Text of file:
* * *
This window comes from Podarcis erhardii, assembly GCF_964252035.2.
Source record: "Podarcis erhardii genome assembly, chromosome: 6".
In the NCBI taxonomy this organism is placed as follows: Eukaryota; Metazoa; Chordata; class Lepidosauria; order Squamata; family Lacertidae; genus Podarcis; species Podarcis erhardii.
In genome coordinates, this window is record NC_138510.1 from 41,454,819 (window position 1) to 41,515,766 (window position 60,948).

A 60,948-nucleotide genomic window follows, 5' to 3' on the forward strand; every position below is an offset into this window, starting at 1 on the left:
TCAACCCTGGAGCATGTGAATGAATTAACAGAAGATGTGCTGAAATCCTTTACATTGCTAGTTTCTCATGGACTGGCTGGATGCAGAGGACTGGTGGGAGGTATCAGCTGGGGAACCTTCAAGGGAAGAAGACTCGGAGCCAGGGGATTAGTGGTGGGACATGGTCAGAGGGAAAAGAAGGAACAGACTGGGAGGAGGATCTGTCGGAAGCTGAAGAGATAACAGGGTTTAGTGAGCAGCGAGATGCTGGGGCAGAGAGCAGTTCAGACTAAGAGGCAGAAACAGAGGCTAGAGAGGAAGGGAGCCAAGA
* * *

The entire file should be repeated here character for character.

This window comes from Podarcis erhardii, assembly GCF_964252035.2.
Source record: "Podarcis erhardii genome assembly, chromosome: 6".
In the NCBI taxonomy this organism is placed as follows: Eukaryota; Metazoa; Chordata; class Lepidosauria; order Squamata; family Lacertidae; genus Podarcis; species Podarcis erhardii.
In genome coordinates, this window is record NC_138510.1 from 41,454,819 (window position 1) to 41,515,766 (window position 60,948).

A 60,948-nucleotide genomic window follows, 5' to 3' on the forward strand; every position below is an offset into this window, starting at 1 on the left:
TCAACCCTGGAGCATGTGAATGAATTAACAGAAGATGTGCTGAAATCCTTTACATTGCTAGTTTCTCATGGACTGGCTGGATGCAGAGGACTGGTGGGAGGTATCAGCTGGGGAACCTTCAAGGGAAGAAGACTCGGAGCCAGGGGATTAGTGGTGGGACATGGTCAGAGGGAAAAGAAGGAACAGACTGGGAGGAGGATCTGTCGGAAGCTGAAGAGATAACAGGGTTTAGTGAGCAGCGAGATGCTGGGGCAGAGAGCAGTTCAGACTAAGAGGCAGAAACAGAGGCTAGAGAGGAAGGGAGCCAAGA